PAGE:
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Originally published on 28/05/2015 - Filed under: Home » City Guides » Home » City Guides » The Americas »

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Tom Otley goes on an art tour of the US city, taking in its murals and masterworks

Philadelphia map


Philadelphia has had its problems, but is now on the up. This city of 1.5 million people on the eastern seaboard, a 90-minute train ride south of New York and two hours north of Washington DC, went through tough times in the 1980s, but credits part of its recovery to art.

It was briefly the capital of the United States (1774-1800) and, while politics moved to Washington DC, it continued to be a major centre of industry, commerce and wealth for more than a century.

The art collection built up over that time can be seen in the huge Philadelphia Museum of Art at the end of the Benjamin Franklin Parkway. Masters such as Cézanne, Duchamp, Renoir, El Greco, Rubens, Turner, Manet, Monet and Picasso are among those represented, and there are also collections of ceramics, sculpture and furniture, and even entire original room interiors imported from China, Japan and London. Visiting exhibitions are also staged.

From inside you can find a window and watch people running up the steps of the museum – just like Rocky. There’s a statue of the character near the bottom on the right.

If you think people come to Philly for the culture, bear in mind this prop from one of the films is one of the most visited spots in the whole of the city. Open Tues-Sun 10am-5pm (main building until 8.45pm Wed and Fri); entry US$20.


There’s nowhere in the world like the Barnes Foundation, which holds one of the globe’s largest – and finest – collections of post-Impressionist and early modern paintings.

Since 2012 it has been housed in an elegant new building about a 15-minute walk along Benjamin Franklin Parkway.

It includes the largest single grouping of Renoir works (181), 69 pieces by Cézanne and seven by Van Gogh, as well as paintings by Matisse, Picasso, Degas and Modigliani – and since they are never lent out, they can only be seen here, hung just as Dr Albert C Barnes intended, with the emphasis on education and interesting juxtapositions across the ages. Open Wed-Mon 10am-5pm; weekday US$22, weekend US$25.


You’ll need a snack by now, and Reading Terminal Market, about a 20-minute walk away at North 12th and Arch Streets, is a good place for a pit stop.

It has more than 100 food outlets selling artisanal cheese, fruit and vegetables and speciality and farm-fresh produce, as well as dozens of restaurants.

The building dates back to the 1890s, when the Philadelphia and Reading Railroad Company purchased a block of the city for its new railway terminal only to find that the market holders trading there refused to move.

The compromise was a market created under the train station, so if you feel rumbling, it’s less likely to be your stomach, and more likely to be a train, although these now run underground to nearby Jefferson station. Open 8am-6pm (Sun 9am-5pm).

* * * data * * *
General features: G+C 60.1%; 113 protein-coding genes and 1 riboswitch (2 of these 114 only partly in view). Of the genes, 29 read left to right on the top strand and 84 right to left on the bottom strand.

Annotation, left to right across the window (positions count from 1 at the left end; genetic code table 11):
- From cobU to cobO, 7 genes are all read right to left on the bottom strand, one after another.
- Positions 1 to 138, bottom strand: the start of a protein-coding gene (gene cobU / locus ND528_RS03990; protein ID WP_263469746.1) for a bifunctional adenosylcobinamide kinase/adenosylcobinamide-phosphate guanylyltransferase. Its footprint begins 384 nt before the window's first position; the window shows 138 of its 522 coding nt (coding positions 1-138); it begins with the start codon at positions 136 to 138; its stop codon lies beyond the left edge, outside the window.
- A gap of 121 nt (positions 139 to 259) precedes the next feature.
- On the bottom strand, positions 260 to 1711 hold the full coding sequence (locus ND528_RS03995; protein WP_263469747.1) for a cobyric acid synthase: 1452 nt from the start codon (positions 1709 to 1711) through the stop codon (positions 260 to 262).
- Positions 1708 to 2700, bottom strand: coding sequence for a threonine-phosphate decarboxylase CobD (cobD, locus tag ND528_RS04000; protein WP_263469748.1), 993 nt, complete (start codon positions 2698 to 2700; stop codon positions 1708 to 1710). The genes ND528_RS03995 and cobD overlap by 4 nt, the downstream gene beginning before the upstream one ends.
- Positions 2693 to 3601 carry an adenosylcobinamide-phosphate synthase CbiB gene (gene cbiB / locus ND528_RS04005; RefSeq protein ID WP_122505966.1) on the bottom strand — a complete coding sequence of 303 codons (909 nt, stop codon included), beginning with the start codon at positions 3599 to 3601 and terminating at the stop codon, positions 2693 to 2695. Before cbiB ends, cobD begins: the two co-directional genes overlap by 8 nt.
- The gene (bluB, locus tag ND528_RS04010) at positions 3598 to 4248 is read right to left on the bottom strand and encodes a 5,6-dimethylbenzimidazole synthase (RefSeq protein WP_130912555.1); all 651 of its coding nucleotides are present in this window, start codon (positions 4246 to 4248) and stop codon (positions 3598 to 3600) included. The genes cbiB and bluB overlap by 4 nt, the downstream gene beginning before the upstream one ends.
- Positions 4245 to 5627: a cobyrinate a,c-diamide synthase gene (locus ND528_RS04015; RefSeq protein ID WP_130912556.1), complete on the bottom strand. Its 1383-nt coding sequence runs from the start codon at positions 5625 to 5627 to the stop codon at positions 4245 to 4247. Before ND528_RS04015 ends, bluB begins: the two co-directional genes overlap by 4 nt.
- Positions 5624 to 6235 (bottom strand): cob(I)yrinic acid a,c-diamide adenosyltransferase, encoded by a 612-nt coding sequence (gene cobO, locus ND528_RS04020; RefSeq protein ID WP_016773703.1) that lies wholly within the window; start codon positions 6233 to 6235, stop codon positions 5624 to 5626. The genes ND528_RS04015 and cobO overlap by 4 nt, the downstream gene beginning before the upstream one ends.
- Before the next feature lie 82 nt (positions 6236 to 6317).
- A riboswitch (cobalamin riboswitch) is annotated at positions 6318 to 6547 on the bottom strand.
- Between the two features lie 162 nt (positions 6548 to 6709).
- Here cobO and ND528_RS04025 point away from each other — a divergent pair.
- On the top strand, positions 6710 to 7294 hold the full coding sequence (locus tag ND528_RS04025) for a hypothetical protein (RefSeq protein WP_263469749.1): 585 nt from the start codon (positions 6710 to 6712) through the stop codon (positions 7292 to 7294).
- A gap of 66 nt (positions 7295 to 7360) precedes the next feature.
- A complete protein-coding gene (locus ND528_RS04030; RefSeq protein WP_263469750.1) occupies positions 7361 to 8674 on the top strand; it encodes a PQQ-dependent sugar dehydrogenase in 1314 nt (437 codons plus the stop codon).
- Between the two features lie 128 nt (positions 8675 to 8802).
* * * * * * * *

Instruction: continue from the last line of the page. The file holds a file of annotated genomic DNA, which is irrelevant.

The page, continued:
Already on your travels you may have noticed the city’s many and varied murals, on the end of houses, spare walls, and overlooking parking lots.

“Art ignites change” is how the Philadelphia tourism people put it – more than 3,500 have been painted since 1984, first as an anti-graffiti measure and then as part of the Mural Arts Programme.

Guided tours (from US$20) depart from the Pennsylvania Academy of the Fine Arts, about a five-minute walk away on North Broad Street, but you will spot them everywhere. Don’t miss Common Threads, a short stroll north on Broad and Spring Garden Streets – when unveiled in 1998, at eight storeys high, it was the largest, most expensive mural.

Since then, the scheme has expanded to include inmates and victims of crime as part of a restorative justice programme, with only 13 per cent of participants reoffending compared with the city-wide rate of 66 per cent over three years.


Philadelphia is renowned as the home of the (cracked) Liberty Bell, as well as Independence Hall, but assuming you like your history interactive, finish your tour with a sit-down meal at the outstanding City Tavern.

A faithful reproduction of the original venue dating from 1773, where everyone from George Washington to Thomas Jefferson dined, it is filled with antiques (courtesy of the National Parks Service) and has creaking wooden floors, authentic furnishings and live music.

Liveried waiting staff serve original dishes such as West Indies pepperpot soup, colonial turkey pot pie and Chesapeake-style crab cakes, while drinks include Colonial Raspberry Shrub – fruit juice vinegar sweetened with sugar and spiked with alcohol.

Lunch from 11.30am daily; dinner Mon-Sat from 4pm, Sun 3pm. 138 South Second Street; tel +1 215 413 1443;

  • For more information visit the Philadelphia Convention and Visitors Bureau website:
  • Delta Air Lines flies to Philadelphia daily from London Heathrow.

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